"Other films we had seen out there didn't satisfy us, or do justice to what Nick does."

In Matt’s case, he found that the simple act of being a passenger in the car with Nick for a lap changed his entire understanding of the sport and, consequentially, his story.

“We had sat in the car and seen the total grace of the driver amidst the suicidal chaos of insane bumps in the road and breakneck speed around tight corners. We wanted to communicate that perspective with how we approached the story.”

For Matt, understanding Nick’s perspective on the sport transformed how he thought of rally racing. And since most fans don’t ever get that experience, he knew that was the story the short film needed to tell.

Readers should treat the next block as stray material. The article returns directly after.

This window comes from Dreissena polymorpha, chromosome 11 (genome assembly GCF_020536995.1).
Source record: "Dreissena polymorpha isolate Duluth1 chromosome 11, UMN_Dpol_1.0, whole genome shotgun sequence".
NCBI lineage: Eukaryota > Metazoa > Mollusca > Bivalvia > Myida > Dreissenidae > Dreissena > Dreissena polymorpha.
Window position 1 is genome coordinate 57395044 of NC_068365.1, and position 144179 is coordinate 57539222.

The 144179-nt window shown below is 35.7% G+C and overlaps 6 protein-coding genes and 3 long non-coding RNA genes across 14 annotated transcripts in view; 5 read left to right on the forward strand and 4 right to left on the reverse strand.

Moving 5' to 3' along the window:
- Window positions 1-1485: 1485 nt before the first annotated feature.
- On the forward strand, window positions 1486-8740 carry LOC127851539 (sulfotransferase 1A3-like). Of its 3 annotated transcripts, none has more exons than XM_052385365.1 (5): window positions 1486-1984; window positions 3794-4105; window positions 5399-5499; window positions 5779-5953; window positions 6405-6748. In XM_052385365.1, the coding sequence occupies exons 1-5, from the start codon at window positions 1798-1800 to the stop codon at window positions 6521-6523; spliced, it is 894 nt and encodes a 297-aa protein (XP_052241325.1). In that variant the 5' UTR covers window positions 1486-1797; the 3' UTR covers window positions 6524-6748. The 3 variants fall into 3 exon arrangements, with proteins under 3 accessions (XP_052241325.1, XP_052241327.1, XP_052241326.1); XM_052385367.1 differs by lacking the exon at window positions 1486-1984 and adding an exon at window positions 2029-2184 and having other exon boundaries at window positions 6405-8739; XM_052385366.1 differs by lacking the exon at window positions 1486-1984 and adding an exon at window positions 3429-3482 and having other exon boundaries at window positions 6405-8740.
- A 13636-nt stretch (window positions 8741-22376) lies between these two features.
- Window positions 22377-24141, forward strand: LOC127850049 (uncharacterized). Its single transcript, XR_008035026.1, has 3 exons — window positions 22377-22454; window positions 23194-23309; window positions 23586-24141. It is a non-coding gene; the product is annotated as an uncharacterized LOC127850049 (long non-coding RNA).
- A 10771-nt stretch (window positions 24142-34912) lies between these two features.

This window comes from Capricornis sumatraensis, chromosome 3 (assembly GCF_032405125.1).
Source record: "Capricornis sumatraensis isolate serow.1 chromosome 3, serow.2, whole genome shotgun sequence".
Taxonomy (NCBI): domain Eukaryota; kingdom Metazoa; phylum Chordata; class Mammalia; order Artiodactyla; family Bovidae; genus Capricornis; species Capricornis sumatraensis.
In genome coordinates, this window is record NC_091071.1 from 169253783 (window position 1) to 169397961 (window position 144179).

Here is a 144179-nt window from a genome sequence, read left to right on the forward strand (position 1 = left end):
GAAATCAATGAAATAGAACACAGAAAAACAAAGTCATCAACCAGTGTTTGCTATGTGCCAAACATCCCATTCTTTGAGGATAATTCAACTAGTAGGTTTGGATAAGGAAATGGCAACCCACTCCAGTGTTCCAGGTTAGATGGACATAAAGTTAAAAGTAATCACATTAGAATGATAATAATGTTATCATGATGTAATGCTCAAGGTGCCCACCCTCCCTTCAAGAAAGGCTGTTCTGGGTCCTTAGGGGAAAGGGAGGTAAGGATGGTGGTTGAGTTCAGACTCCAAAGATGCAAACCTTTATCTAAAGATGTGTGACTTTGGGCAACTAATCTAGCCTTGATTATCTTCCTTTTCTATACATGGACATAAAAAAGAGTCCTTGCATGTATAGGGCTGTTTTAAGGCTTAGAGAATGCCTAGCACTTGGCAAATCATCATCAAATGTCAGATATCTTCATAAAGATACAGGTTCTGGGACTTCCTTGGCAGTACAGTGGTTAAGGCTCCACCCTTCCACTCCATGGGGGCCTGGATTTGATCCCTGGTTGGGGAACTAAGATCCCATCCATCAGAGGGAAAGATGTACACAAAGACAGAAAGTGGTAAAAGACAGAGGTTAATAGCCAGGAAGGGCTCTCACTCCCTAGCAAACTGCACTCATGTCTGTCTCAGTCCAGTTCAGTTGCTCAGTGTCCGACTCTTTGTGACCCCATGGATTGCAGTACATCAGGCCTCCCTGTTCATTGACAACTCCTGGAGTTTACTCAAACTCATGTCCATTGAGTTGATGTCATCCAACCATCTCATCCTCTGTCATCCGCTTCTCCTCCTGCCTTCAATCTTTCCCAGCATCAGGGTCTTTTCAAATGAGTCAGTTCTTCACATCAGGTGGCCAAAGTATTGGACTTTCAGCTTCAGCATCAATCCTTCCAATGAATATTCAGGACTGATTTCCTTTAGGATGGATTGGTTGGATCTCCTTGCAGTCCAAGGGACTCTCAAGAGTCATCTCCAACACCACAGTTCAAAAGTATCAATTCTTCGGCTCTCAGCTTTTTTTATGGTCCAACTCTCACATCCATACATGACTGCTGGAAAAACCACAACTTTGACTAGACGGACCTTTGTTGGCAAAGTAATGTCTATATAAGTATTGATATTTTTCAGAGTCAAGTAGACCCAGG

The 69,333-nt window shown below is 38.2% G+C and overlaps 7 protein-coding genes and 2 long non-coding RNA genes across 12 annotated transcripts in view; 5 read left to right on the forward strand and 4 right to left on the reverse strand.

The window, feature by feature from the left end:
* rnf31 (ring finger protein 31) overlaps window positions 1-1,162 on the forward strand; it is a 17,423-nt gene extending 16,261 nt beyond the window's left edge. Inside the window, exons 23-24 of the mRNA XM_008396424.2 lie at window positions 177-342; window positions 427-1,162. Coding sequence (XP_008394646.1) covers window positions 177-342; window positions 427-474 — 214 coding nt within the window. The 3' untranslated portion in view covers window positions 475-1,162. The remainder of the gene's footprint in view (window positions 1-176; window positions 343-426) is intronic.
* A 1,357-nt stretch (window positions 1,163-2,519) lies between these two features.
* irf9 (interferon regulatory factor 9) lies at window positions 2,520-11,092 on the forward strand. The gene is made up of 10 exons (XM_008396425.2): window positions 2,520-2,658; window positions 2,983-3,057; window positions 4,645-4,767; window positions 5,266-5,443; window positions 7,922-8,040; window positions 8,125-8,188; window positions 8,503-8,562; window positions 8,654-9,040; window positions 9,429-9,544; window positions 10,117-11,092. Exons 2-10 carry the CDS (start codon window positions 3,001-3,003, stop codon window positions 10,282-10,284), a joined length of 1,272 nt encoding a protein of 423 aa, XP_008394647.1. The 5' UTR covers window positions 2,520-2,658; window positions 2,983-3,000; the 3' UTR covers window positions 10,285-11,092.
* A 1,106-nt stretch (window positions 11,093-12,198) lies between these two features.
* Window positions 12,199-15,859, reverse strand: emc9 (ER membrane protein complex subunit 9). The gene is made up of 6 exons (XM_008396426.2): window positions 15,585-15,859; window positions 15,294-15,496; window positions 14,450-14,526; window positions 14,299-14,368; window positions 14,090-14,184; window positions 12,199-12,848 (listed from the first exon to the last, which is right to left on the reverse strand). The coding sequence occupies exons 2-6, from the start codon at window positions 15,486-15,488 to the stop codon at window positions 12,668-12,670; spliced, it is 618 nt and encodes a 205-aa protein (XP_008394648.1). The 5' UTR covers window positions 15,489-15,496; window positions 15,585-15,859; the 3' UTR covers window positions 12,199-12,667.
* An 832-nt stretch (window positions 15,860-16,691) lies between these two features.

To know your story is to know your characters; follow their every action and see where they take you. That’s how a great story unfolds. 

4. Focus on the story, not the spectacle.

When you’re filming with tight deadlines or with difficult shooting circumstance, you have to work even harder to tell the story. This is especially true when filming action sports. But if you fight for it, it will pay off. 

As Matt mentioned above, his team could’ve just shot a lot of cool action footage. But the storyteller inside of him wouldn’t let him do that. 

“There was definitely the huge temptation to spend the majority of our time on the Sony FS700 to shoot in 240 frames per second and just create lots of sexy imagery for our reel. Regardless of how our shoot went, we knew we would walk away with some incredible images. But we are storytellers, and we wanted to tell an incredible story.”